Oct 20, 2018

Maya Moore An Iconic Superstar

Only two women have ever graced the cover of SLAM magazine: Chamique Holdsclaw back in 1998, and now Minnesota Lynx superstar Maya Moore.

She has won at every level to college, overseas, WNBA and Olympics. She is the most iconic player of this generation. The first woman in the Jordan brand as well.

The WNBA needs more women to watch in order to stay viable. It’s no secret that NBA has been carrying the league since its inception.  It’s not the right audience, they say. But if women aren’t the right audience for women’s sports, then who is? And that, you see, is the real issue. The WNBA, and women’s sports in general, need more women to care. Notice I didn’t just say women. I said more women. The WNBA’s audience is 75 percent women. But those 75 percent make up a small fraction of the population. We need more women to read, watch, and soak up women’s sports the same way men do men’s sports. Think about it. Half the population in the United States is made up of women

"I try to be really careful about getting caught up in competing with men,” Maya tells SLAM.. “I think there’s a depth to what guys do and a depth to what women do.” I ask if there are quintessential qualities to being a great women’s basketball player. “I think one of the more obvious ones is that we have the ability to compete with each other,” she says. “You hear me? Not against. With each other.” She says it’s that way with the Lynx. “You can see the competing hard,” she says, “wanting to win, while celebrating each other. Obviously, there’s similarities,” she continues. “We’re athletic, we’re strong, women are physical specimens. We have strength and athleticism—it’s not the same level as a guy, and that’s OK, but what I can be respected for is my way to connect with people, or my strength in overcoming adversity. But if you don’t talk about that as being valuable, people overlook those little things that really are strength".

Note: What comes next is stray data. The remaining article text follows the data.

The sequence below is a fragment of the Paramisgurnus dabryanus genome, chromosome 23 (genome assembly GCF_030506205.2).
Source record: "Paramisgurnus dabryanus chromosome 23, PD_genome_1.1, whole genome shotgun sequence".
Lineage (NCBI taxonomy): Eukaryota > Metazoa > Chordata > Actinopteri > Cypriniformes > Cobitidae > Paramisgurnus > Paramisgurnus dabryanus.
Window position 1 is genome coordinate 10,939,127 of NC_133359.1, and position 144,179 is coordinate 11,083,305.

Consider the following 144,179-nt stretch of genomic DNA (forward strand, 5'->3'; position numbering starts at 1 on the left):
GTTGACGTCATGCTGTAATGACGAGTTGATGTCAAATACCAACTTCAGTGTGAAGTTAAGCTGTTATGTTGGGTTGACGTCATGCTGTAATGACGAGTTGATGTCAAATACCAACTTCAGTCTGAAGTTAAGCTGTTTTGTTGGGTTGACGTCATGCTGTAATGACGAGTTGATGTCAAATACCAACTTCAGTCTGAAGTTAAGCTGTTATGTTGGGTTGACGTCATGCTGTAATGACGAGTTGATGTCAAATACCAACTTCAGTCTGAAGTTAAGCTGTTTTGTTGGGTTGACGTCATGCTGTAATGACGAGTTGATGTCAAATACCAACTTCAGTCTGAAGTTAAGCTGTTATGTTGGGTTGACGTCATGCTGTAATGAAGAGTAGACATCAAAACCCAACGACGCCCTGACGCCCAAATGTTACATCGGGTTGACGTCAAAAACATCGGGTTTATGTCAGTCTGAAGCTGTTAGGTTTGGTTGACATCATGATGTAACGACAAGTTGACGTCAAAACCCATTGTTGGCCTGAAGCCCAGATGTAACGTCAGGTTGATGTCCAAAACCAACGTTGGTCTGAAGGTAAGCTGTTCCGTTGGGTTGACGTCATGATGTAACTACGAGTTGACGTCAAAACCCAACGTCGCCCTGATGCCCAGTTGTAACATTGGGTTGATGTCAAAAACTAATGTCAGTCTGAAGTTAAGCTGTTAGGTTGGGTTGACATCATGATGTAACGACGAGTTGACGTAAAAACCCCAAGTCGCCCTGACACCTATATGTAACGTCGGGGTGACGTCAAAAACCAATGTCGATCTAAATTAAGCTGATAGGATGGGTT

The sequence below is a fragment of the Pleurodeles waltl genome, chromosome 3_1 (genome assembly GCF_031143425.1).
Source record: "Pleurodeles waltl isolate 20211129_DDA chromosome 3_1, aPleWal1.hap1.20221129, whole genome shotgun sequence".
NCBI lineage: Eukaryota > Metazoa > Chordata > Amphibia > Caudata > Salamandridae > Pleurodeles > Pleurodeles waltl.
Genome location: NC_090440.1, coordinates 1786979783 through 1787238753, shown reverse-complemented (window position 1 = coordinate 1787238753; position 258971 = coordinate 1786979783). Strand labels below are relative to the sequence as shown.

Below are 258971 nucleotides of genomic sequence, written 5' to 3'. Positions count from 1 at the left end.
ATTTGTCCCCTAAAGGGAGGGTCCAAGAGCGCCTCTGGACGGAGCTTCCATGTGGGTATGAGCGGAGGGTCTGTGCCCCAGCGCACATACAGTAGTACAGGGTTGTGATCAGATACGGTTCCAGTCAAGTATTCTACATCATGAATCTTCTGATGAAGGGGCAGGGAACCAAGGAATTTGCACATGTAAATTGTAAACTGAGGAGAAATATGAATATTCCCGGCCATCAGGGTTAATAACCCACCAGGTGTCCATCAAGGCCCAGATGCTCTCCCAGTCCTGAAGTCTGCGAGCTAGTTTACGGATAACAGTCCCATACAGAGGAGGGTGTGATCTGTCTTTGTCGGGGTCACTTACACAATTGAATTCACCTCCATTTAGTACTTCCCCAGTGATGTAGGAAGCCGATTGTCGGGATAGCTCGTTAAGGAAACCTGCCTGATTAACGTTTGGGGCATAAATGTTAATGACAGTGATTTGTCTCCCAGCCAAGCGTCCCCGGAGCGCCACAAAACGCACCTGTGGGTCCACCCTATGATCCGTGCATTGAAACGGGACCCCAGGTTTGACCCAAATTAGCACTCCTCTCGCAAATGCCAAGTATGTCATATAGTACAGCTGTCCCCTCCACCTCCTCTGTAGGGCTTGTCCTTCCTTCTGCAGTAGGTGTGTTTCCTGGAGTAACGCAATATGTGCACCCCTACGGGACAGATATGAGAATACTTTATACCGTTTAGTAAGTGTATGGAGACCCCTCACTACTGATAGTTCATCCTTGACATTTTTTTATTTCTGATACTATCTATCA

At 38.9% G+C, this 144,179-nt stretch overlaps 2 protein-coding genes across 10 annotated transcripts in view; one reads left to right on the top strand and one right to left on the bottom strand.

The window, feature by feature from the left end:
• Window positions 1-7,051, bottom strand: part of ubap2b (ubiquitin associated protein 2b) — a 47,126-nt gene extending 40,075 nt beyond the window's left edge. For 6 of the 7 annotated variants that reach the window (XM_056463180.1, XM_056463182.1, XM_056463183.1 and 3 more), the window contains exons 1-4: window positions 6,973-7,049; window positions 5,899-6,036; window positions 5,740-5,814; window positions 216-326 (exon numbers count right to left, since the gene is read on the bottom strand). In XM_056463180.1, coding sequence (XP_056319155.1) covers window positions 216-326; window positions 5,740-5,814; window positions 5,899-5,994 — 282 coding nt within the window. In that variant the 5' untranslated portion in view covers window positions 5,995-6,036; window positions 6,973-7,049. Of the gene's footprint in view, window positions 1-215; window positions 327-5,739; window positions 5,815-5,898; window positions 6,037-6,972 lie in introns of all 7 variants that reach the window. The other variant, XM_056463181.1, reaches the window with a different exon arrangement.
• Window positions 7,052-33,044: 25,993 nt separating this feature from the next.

Women have to support women period. In my JT (from City Girls voice). It's ironic that the WNBA, a female centered league and organization, is hurting because of the lack of women interested. The WNBA needs women to step up and show out. It's not about the men. Its not about the skill. It's not about how the players look. It's about us going forth and supporting. Our young girls look up to these women and want to be like them when they grow up. It takes us as women to keep their dreams alive.

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